Oct. 13, 2009
The rise of the Washington State University women's basketball program continues entering Head Coach June Daugherty's third season with the Cougars. WSU took major steps forward in 2008-09, and the Cougars expect to make another jump in their ascent up the Pacific-10 Conference standings in 2009-10.
Last season Daugherty guided the Cougars to an eighth-place finish in the Pac-10, WSU's highest ranking in the conference since also finishing eighth in 1998-99. WSU also posted double-digit wins for the first time since the 2000-01 season. Neither is a small feat when comparing the leaps made by the Cougars with those made by other teams throughout the country.
Following 2008-09, the Cougars ranked among the nation's top 30 teams in both increasing their win total and increasing their RPI ranking. During the regular season the Cougars won six more games than the previous season, ranking 26th nationally and second in the Pac-10 amongst teams making the greatest turnarounds. WSU also moved up 83 spots in the RPI from the previous season, the second-highest increase amongst Pac-10 teams, and tied for the 28th-highest jump nationally.
The Cougars lose three seniors from last year's squad: Katie Appleton, the 12th women's basketball player in school history to amass 1,000 points in a career; Ebonee Coates, one of only three women's basketball players in school history to block 100 shots in a career; and Heather Molzen, who started a combined 56 games during her final two seasons with the Cougars.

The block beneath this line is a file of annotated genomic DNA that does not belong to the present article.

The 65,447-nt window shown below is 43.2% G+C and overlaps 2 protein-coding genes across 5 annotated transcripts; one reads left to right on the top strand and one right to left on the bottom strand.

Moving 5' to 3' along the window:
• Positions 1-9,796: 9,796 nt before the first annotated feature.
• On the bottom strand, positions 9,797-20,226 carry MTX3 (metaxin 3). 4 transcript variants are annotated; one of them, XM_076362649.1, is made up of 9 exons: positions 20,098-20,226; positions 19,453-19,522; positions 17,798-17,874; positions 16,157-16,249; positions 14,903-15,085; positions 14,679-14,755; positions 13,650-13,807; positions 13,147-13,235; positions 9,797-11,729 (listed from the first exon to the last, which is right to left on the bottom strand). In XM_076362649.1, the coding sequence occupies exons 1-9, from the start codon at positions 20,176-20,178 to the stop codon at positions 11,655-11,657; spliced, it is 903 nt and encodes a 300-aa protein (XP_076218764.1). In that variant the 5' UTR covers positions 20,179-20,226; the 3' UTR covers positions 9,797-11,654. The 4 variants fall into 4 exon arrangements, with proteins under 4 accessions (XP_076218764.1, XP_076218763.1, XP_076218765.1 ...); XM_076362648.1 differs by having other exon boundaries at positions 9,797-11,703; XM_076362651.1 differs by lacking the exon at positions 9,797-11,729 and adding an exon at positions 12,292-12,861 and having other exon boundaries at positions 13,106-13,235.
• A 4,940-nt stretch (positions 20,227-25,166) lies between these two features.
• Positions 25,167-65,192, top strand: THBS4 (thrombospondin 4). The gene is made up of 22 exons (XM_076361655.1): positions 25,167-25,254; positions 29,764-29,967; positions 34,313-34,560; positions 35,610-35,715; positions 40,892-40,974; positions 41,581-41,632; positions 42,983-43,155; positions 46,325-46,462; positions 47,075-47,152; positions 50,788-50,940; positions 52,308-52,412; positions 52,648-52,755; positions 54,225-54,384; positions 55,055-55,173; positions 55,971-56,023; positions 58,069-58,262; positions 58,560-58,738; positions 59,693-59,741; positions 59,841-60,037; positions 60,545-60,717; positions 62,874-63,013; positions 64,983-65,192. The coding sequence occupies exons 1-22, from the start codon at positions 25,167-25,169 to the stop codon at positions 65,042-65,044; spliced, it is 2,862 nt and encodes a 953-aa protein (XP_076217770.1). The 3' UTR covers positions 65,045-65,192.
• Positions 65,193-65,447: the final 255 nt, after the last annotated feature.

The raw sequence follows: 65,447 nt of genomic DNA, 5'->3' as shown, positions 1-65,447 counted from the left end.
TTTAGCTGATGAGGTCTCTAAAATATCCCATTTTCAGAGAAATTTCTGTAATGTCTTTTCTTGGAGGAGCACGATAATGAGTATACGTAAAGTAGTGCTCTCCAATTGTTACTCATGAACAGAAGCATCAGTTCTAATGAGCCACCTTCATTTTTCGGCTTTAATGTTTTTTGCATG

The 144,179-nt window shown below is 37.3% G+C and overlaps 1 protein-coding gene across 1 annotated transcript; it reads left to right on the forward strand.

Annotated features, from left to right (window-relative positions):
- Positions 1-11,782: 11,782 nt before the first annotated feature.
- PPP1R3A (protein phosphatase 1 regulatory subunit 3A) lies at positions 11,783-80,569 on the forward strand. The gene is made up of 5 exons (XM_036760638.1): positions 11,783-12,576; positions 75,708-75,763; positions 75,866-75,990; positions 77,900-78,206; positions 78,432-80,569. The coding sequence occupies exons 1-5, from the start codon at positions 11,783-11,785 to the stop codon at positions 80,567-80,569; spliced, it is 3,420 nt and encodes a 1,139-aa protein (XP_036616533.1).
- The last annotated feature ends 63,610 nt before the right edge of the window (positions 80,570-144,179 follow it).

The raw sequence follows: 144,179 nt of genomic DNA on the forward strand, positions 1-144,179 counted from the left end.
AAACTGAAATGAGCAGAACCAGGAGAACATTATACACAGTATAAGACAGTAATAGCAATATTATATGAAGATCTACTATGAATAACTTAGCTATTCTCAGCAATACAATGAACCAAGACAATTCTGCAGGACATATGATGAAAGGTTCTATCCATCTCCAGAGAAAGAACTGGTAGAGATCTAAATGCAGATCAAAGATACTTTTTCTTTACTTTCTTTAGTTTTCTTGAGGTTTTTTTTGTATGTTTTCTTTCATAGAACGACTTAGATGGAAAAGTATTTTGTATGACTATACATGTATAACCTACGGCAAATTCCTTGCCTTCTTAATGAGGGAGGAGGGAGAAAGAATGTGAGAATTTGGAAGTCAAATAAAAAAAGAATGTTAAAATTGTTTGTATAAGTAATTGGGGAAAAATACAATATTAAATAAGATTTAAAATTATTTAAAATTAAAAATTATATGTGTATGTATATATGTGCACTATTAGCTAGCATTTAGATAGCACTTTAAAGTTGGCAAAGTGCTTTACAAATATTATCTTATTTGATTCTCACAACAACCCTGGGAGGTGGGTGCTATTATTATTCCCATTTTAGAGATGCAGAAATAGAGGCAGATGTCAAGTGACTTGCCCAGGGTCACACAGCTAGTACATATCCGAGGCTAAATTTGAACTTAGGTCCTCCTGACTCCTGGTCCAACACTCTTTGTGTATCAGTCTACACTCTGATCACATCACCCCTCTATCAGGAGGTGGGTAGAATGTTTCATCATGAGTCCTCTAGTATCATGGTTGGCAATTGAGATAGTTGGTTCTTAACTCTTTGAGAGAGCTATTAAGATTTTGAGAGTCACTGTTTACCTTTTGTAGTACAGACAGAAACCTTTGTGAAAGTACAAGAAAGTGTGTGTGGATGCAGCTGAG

While the senior trio will be missed, the Cougars' turnaround began with a freshman class that garnered national attention when they signed in November, 2007. Daugherty's inaugural recruiting class ranked as high as 16th in the nation - and they did not disappoint in their debuts with WSU.
Two of Daugherty's freshmen, April Cook (14.0 ppg) and Jazmine Perkins (13.8 ppg), led the team in scoring, and ranked sixth and seventh, respectively, nationally in freshman scoring average. The Cougars were the only team in the country with two freshmen ranking in the top 20 on the list.
Cook and Perkins combined for a bounty of all-conference accolades awarded at the Pac-10 Tournament. Perkins was named to each of the three postseason lists, garnering All-Freshman Team honors, as well as All-Pac-10 honorable mention and Pac-10 All-Defensive honorable mention. She was the first WSU women's basketball player to be named to the All-Freshman Team since Alke Dietel in 1997-98. Cook received All-Pac-10 honorable mention and All-Freshman honorable mention accolades.
With the exception of Katie Grad, who redshirted the season due to a foot injury suffered in practice prior to the start of 2008-09, each of the Cougar freshmen started a game last year, and three started 20-or-more. Perkins became the first Cougar freshman in school history to start 30 games, Cook started 29 games and Rosie Tarnowski made 20 starts.